* European shares open higher as tech stocks rally
* US stock futures flat on gridlock over stimulus
* Asia ex-Japan dips, Nikkei aided by yen pullback
* Caixin China PMI beats forecasts at 52.8
* Gold reaches new peak, eyeing $2,000 level
LONDON, Aug 3 (Reuters) - World stocks began August cautiously as U.S. lawmakers struggled to agree on the next round of coronavirus aid, though a squeeze on crowded short positions left the dollar clinging to a tentative bounce.
In Europe, stocks were up 0.7% as technology stocks rallied on positive read-across from peers on the other side of the Atlantic, but gains were limited by a selloff in big banks’ shares.
Index heavyweight HSBC fell 5% after it warned that its bad debt charges could surge to as much as $13 billion, and France’s Societe Generale reported a 1.26 billion euro ($1.48 billion) second-quarter loss.
U.S. stock futures were pointing to a muted open with jittery investors sitting on the sidelines amid the lack of a progress on the stimulus package and White House Chief of Staff Mark Meadows not optimistic about a deal.
“Three months to go until the U.S. Presidential election! Surely Congress will want to get something over the line regarding new stimulus in the U.S. driven more by politics than necessarily economics,” said Chris Bailey, European strategist at Raymond James.
On Friday, Fitch Ratings cut the outlook on the United States’ triple-A credit rating to negative from stable and said the direction of fiscal policy depends in part on the November election and the resulting makeup of Congress, cautioning that policy gridlock could continue.
Those concerns have hardly hit the U.S. technology sector, evident in Friday’s record highs, with Apple overtaking Saudi Aramco to become the world’s most valuable company.
Spanish stocks, meanwhile, declined on Monday as the country saw the biggest jump in coronavirus cases since a national lockdown was lifted in June, while data showed international tourist arrivals to the country fell 98% year on year in June.
“Second wave virus concerns are building in Australia, Europe etc. but no huge risk-aversion move,” said Bailey.
The euro and the pound were down only slightly with the dollar at $1.1755 per euro and $1.3065 per pound. Both the currencies recorded their best monthly gain in nearly a decade in July.
Dollar bears also took some profits on crowded short positions, but any further gains were capped by the slowing U.S. economic recovery from COVID-19 and real rates breaking below -1% for the first time.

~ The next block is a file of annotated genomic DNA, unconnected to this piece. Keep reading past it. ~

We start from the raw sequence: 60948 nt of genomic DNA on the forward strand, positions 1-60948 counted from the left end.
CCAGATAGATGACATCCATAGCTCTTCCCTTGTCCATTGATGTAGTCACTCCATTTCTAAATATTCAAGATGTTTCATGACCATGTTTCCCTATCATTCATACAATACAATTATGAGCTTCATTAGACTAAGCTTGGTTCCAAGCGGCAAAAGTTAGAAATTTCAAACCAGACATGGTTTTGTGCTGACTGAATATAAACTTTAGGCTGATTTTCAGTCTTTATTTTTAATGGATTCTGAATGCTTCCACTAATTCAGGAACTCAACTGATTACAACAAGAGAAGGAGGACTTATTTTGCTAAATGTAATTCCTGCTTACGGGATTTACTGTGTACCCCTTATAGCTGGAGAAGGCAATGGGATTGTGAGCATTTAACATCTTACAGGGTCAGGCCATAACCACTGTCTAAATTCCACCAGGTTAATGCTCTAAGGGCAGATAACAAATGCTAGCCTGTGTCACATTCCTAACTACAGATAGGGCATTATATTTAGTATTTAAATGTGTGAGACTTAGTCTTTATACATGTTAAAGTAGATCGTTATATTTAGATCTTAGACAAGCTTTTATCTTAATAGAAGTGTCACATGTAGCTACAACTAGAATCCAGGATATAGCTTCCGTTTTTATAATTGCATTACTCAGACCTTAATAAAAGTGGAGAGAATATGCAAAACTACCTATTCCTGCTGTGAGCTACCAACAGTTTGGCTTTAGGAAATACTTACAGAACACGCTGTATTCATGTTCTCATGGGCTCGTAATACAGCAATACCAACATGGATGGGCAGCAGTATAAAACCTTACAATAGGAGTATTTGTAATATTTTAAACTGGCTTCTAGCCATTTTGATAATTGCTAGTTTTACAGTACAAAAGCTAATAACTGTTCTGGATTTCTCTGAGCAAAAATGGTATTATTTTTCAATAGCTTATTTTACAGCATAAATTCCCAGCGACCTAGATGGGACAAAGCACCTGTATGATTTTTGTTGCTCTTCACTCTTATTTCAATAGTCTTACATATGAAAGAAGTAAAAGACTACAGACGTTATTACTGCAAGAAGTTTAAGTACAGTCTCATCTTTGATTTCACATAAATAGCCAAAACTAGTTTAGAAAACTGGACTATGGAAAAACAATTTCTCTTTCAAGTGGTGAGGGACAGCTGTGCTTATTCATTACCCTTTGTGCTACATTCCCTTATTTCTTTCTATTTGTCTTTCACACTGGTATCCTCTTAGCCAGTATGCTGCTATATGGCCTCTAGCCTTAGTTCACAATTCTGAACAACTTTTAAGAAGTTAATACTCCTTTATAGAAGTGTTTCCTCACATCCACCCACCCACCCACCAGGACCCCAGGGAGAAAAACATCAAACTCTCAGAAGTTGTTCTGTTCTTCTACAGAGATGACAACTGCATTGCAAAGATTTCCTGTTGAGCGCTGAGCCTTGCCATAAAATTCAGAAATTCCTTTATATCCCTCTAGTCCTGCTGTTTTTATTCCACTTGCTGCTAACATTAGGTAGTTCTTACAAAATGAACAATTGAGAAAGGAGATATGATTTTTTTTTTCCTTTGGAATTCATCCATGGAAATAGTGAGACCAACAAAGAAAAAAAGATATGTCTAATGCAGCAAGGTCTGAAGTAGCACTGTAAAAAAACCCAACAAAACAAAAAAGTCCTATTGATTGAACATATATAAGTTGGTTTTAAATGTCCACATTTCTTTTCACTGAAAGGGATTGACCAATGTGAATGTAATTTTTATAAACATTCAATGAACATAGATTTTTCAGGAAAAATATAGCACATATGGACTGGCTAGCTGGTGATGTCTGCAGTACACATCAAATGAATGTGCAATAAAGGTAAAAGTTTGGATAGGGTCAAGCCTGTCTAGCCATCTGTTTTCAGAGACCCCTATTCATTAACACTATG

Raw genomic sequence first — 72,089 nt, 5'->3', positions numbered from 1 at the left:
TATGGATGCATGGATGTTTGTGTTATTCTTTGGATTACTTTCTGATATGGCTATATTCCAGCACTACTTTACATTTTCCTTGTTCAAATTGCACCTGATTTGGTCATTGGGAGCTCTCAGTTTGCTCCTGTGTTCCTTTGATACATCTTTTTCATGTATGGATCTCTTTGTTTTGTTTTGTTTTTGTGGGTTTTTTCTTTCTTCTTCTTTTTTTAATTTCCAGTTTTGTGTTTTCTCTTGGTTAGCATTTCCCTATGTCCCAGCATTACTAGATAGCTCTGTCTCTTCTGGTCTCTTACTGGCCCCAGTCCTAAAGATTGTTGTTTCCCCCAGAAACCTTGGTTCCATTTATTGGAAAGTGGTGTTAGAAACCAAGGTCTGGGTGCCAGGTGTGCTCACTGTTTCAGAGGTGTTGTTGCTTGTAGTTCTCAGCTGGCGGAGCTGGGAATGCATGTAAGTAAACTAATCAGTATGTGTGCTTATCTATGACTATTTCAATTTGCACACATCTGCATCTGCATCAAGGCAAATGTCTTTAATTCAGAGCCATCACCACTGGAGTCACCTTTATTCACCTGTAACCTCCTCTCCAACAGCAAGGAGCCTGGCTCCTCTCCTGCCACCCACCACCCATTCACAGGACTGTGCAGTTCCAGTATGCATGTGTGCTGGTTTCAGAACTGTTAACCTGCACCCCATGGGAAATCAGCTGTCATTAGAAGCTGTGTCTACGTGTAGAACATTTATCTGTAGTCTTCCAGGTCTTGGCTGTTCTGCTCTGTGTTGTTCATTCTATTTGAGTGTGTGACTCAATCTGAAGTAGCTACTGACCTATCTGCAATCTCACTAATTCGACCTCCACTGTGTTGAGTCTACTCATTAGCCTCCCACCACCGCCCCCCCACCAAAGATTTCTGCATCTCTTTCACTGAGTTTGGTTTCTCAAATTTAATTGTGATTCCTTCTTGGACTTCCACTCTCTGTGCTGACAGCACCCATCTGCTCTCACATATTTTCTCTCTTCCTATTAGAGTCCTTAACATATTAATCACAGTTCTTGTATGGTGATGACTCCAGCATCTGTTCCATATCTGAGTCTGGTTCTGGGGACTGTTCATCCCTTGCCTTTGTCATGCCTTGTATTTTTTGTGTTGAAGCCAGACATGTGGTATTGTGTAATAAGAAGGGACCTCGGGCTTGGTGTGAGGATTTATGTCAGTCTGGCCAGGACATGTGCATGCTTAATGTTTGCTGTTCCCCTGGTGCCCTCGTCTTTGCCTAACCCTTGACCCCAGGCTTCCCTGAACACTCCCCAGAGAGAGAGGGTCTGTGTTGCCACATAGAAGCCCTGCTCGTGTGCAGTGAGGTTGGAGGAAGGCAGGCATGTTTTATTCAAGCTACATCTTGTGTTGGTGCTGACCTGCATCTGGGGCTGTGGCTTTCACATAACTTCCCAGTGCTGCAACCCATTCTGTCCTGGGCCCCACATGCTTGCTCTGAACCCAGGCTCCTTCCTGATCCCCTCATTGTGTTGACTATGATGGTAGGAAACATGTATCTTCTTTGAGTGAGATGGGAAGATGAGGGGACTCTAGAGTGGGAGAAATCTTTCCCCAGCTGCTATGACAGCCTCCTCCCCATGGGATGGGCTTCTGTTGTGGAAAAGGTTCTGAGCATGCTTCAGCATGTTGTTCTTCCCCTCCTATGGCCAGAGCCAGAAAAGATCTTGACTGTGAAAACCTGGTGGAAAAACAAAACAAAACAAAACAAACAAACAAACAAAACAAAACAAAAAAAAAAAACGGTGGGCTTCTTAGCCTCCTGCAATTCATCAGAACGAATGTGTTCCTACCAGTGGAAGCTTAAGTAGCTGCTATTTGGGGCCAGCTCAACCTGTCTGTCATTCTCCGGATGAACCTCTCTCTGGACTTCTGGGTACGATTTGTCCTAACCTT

The real rate hit a record low amid a marked flattening of the yield curve as investors wager on more accommodation from the Federal Reserve.
“Amid improvements in business sentiment, signals are emerging that the initial boost from pent-up demand is fading and consumer confidence is slipping lower,” economists at Barclays wrote in a note.
“Together with concerns about labour market and virus developments, this clouds the outlook and could be exacerbated if U.S. fiscal support is not renewed in time.”
Benchmark 10-year Treasury yields were higher at 0.54% after touching the lowest level since March last week. German government bond yields rose slightly to -0.527%.
Factory activity data from China showed the fastest pace of expansion in nearly a decade. That helped China’s blue chips rally 1.6%, offsetting worries about U.S.-China relations.
Japan’s Nikkei meanwhile added 2.2%, courtesy of a pullback in the yen. The dollar steadied on the yen at 105.95 after hitting a 4-1/2-month low last week at 104.17.
The recent decline in the dollar combined with super-low real bond yields has been a boon for gold, which hit $1,984 an ounce early on Monday and seemed on track to take out $2,000 soon.
Oil prices eased on concerns about oversupply as OPEC and its allies are due to pull back from production cuts in August while an increase in COVID-19 cases raised fears of slower pick-up in fuel demand.
Brent crude futures dipped 46 cents to $43.06 a barrel, while U.S. crude eased 51 cents to $39.76.
Reporting by Thyagaraju Adinarayan, additional reporting by Sujata Rao in London, Wayne Cole in Sydney and Julie Zhu in Hong Kong; Editing by Timothy Heritage and Susan Fenton
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